A billion-dollar legal battle between big sugar processors and corn refiners over the nutritional value of high-fructose corn syrup was settled in the midst of a trial in downtown Los Angeles, attorneys announced Friday.
Terms of the settlement were not released.
The litigation began with a lawsuit filed in 2011 by sugar refiners including Domino Sugar-owner ASR Group, alleging that the corn trade group’s ad campaign describing high fructose corn syrup — HFCS — as “corn sugar’ and “nutritionally the same as sugar” was false.
The corn refiners countersued, saying the Sugar Association falsely claimed in its newsletter that corn syrup causes obesity and cancer.
In opening statements two weeks ago, attorney Mark Lanier, representing the sugar processors, gave the eight-member federal civil jury a short rundown of the 2,000-year history of sugar, suggesting that all was well in the business until HFCS was “invented in a Japanese laboratory in 1955” and made commercially available in the 1970s.
“It’s cheap, it’s made from corn,” Lanier said, adding that it was linked to Cheez-Whiz and other popular processed foods.
However, in the early 2000s, Lanier alleged, “the tide really started to change” for HFCS, when articles began appearing suggesting that corn syrup “may play a role in the obesity epidemic.”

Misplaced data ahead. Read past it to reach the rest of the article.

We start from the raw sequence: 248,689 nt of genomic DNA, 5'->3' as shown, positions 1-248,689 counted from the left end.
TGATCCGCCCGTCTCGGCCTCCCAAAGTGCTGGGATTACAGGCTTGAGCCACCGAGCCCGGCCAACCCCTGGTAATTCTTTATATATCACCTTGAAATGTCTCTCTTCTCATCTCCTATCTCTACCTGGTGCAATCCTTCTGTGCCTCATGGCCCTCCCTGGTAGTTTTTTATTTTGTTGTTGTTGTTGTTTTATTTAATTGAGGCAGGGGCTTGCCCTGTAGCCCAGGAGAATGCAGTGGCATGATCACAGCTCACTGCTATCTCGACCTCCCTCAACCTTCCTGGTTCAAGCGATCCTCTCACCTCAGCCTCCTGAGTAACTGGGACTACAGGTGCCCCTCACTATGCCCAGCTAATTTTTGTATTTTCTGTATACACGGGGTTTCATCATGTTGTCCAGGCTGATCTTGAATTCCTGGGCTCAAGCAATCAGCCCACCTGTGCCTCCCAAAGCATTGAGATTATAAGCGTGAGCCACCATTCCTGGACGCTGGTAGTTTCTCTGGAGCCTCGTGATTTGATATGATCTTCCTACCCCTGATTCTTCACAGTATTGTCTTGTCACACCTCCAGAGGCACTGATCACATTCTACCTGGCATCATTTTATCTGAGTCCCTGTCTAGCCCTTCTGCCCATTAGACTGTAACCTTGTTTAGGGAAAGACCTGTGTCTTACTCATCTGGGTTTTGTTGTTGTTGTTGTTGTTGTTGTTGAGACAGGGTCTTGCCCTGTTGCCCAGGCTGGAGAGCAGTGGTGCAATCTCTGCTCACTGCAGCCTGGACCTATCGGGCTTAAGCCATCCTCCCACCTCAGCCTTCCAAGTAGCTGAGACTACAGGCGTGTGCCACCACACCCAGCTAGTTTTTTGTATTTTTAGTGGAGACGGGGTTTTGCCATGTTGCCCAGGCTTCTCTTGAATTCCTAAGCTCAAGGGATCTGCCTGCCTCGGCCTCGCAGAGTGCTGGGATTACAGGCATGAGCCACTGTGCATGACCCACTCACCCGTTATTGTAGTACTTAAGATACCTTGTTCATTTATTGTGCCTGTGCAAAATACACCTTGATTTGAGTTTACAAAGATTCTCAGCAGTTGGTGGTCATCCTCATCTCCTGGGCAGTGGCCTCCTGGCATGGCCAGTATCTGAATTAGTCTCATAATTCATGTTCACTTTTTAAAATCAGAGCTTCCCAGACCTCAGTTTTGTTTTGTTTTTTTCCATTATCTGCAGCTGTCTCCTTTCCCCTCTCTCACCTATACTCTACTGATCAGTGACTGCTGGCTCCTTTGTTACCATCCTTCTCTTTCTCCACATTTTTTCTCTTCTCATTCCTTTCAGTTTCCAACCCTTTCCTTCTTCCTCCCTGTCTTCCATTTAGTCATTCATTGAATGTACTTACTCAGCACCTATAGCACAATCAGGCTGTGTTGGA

Allegations in the media about HFCS’ so-called hazards “started to have an effect on the market,” the attorney said, and refiners began a “sugar is sugar” campaign to convince consumers that “your body can’t tell the difference.”
Lanier said that, in fact, “your body can tell the difference and the corn refiners knew it.”
But attorney Dan Webb, representing Cargill and other large corn refiners, told the jury that each of Lanier’s allegations was “false,” and branded the sugar industry’s lawsuit as “phony.”
The Sugar Association’s contention that HFCS plays a part in diabetes, stroke and other ailments is based on “junk science,” he told jurors.
The sugar trade group’s real gripe against HFCS is that the corn refiners “took a large market share from the sugar companies,” up to 50 percent of the market by 2003, Webb said.
A “decade of attacks” by the sugar companies and their trade group followed, the attorney said, including such anti-corn syrup zingers as calling HFCS “the crack cocaine of all sweeteners” and alleging that the stuff “can make you fat and stupid.”
In fact, Webb told the jury, HFCS is “nutritionally equivalent to sugar” and is simply a “form of sugar made from corn.”
Both are “metabolized by your body in the same way,” he said.
The U.S. Food and Drug Administration in 2012 ruled that corn syrup, used to sweeten foods including soda, could not be called sugar.
The sugar growers sought $1.1 billion in compensatory damages over the advertising campaign, plus punitive damages and fees, Lanier said.
The corn refiners sought about $530 million in their countersuit.
The litigation was filed in Los Angeles because Sugar Association members are located within the jurisdiction of the Central District of California.
—City News Service
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